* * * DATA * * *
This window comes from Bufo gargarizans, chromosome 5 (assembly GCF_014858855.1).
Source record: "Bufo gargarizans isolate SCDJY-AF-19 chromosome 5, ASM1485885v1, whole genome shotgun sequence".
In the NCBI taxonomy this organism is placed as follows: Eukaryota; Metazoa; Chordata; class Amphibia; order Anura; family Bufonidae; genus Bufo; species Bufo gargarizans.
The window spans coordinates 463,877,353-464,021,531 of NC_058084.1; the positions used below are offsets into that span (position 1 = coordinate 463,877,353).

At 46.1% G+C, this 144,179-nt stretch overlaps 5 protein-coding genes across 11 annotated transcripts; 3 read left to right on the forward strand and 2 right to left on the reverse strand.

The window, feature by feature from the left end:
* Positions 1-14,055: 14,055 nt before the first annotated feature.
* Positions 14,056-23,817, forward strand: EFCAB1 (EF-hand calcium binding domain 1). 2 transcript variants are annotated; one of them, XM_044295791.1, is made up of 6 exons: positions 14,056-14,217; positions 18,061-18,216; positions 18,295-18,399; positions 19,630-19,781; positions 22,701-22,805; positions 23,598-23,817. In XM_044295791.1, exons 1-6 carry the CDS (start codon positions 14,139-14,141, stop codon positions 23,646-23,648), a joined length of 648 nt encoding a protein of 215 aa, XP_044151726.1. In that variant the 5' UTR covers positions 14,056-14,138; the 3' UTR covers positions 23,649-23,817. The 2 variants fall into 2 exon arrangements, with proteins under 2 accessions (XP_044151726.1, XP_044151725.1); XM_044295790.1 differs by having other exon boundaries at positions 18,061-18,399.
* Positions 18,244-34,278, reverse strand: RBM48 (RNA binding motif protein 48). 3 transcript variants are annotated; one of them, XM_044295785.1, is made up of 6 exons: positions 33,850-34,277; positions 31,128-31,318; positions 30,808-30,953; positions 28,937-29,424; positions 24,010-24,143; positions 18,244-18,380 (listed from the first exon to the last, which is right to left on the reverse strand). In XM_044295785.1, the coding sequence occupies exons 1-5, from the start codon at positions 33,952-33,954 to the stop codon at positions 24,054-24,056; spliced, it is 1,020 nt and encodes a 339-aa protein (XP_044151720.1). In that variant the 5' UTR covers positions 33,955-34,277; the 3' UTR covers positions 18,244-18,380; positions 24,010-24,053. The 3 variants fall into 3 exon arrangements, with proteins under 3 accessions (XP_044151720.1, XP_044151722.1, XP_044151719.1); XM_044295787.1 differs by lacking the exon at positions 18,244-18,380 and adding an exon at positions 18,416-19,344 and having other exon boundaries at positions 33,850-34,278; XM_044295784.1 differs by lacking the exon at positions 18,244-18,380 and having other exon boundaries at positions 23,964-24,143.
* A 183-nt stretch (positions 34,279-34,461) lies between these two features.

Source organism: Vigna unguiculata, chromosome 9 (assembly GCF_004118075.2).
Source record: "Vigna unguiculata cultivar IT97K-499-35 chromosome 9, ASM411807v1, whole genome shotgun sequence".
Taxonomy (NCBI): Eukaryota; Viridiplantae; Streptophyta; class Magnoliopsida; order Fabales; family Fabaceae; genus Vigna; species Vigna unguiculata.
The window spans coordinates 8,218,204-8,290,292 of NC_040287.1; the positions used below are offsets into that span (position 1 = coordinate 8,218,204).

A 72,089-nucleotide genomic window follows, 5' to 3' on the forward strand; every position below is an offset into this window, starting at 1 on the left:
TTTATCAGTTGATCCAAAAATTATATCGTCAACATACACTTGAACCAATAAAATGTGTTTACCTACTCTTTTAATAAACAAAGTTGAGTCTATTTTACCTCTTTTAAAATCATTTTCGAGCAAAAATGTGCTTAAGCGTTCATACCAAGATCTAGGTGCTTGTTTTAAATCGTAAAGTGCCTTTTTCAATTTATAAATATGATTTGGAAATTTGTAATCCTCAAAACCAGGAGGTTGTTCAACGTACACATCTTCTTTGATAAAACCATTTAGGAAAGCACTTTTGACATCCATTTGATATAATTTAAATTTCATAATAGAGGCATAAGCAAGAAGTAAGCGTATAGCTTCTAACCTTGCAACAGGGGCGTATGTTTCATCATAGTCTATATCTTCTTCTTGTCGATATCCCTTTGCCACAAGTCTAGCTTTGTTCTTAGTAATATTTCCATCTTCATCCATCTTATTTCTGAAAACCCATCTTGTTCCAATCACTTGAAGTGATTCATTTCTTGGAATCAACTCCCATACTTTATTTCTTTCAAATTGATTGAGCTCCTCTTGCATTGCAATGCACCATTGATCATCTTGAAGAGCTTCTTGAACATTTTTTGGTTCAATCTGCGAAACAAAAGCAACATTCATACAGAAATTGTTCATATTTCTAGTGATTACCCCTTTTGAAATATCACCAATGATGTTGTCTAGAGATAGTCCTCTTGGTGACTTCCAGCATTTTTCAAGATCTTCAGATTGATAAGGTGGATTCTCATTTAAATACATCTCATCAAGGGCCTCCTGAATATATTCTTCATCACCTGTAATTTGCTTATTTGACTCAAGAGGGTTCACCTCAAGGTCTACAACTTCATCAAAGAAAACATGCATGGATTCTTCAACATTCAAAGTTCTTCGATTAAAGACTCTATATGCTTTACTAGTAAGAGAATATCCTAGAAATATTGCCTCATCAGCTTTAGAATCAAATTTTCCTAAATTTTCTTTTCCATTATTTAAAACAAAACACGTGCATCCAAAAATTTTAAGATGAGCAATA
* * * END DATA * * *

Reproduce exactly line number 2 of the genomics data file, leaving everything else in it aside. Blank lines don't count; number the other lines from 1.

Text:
Source record: "Bufo gargarizans isolate SCDJY-AF-19 chromosome 5, ASM1485885v1, whole genome shotgun sequence".